Accessible Accessibility: Technology for supporting learners with SEN

Carolyn Hughes

Carolyn Hughes studied Literature and Communications Studies at Liverpool John Moores University, and began teaching 20 years ago at a Primary School in Wirral. She moved to Meadowside Special School in 2001, as Subject Leader for Music. Carolyn became Strategic Leader for ICT across the school and a member of the Senior Leadership Team. Meadowside School caters for secondary-aged pupils with complex needs, ranging from PMLD to MLD, and the teachers use ICT to develop communication, independence, and also for fun! Carolyn is also a parent to four children, the youngest of whom has Down’s Syndrome and communication difficulties.

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It seems, at times, that SEN teaching might well be the most rewarding area of education. Some of these pupils have immense obstacles to overcome as part of their learning, and specialist teachers are always finding new and inventive ways to assist them. Carolyn Hughes, ICT leader at Meadowside Special School in Birkenhead, Merseyside, discusses the technological options available for making as many areas as SEN-accessible as possible.

Technology has a great role to play in improving access for learners with physical barriers to learning. For many with additional SEN, the assistive technology can be challenging itself; trying to make it personalised to the individual learner, to make is usable and purposeful. It should be asked, “What do we want the learners to do that they cannot do without assistive technology?”

So many young people may spend large periods of time with either the ever-intrusive ‘hand over hand’ support, or only making a verbal indication about what they want to see happen on screen. It can be incredibly liberating to finally have some independent control over an activity after so long of just watching, or making only a passive contribution to a task. The photograph above shows a young person controlling an iPad App with head movements. She is elated to be actually in control of the sounds.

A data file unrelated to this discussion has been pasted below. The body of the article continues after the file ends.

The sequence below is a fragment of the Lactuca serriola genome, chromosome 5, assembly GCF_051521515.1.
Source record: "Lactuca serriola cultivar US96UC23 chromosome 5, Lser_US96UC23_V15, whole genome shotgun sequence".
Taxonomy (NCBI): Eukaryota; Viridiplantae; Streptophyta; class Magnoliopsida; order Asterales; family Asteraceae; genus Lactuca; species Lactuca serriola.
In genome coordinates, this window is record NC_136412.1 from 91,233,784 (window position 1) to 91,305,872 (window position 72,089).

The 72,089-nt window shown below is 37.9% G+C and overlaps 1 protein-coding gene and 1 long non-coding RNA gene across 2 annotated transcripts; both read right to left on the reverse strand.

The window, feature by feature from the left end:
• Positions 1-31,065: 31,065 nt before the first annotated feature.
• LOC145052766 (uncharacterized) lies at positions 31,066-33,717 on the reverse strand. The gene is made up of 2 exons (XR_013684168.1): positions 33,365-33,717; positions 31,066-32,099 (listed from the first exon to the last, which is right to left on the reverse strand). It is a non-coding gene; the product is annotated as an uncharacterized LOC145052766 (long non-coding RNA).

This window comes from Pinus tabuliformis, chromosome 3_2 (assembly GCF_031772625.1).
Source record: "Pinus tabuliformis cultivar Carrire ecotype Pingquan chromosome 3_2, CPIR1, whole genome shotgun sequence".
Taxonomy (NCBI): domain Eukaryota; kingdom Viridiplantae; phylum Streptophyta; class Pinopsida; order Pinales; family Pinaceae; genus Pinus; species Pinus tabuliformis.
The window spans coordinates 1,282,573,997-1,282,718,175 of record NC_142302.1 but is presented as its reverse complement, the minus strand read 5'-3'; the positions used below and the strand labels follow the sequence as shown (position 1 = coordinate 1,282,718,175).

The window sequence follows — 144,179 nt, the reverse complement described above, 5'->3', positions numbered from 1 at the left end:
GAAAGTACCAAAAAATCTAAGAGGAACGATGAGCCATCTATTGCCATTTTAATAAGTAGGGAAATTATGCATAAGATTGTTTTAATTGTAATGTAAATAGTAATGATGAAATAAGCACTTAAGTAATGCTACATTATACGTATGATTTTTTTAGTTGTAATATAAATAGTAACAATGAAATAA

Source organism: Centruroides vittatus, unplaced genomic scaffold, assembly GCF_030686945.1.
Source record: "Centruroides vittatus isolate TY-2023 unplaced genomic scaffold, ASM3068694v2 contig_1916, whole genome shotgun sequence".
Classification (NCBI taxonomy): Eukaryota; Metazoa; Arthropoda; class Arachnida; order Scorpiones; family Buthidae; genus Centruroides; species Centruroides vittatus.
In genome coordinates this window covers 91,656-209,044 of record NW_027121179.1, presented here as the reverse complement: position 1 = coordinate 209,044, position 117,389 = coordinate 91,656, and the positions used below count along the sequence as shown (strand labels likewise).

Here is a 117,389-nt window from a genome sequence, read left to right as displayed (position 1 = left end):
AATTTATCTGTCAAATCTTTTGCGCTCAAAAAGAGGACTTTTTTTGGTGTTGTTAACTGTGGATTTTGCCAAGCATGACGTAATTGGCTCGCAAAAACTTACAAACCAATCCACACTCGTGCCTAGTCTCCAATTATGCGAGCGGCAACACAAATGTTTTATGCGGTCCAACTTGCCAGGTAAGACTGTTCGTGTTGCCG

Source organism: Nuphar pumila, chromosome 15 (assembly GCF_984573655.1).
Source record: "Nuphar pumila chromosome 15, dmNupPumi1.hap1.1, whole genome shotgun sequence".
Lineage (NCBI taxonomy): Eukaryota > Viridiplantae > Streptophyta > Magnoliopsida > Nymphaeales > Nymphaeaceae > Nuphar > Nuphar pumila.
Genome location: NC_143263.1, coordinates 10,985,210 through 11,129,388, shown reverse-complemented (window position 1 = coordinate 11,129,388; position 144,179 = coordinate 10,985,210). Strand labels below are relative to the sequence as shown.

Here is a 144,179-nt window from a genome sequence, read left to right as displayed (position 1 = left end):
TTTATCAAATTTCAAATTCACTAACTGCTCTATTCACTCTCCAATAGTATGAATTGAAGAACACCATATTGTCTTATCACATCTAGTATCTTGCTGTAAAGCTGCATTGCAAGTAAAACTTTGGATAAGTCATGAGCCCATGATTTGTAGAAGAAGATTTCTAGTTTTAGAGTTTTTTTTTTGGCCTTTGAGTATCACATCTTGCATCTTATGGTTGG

Switch access can be beneficial with the right software, but there are limitations to what a switch or series of switches can do. With the advent of Kinect technology, so much more is available at a low cost. The generosity of the developers’ decision to leave it open source has allowed it to take on many forms and reach a wider audience. The potential to the SEN market is massive; when Wii first came out, the idea that a wheelchair user could experience activities they would struggle with in real life was fantastic.

With some learners still struggling to even hold the controller and co-ordinate the buttons, the hands-free technology of Kinect or Camera Mouse was revolutionary. Camera Mouse uses a webcam to track movement, and while it’s not nearly as sensitive as eye gaze hardware, the tradeoff of virtually no cost - just a simple webcam and a free download - is well worth it. UMoove is currently developing software with only face and eye tracking technology. This makes use of the built-in camera, and it is being marketed to the gaming industry as a Virtual Reality style game. The (free!) app UMoove Experience certainly has the wow factor, but there is little mention of the possibilities for SEN accessibility potential. A learner with limited arm movements can successfully play the game with just a mere turn of the head.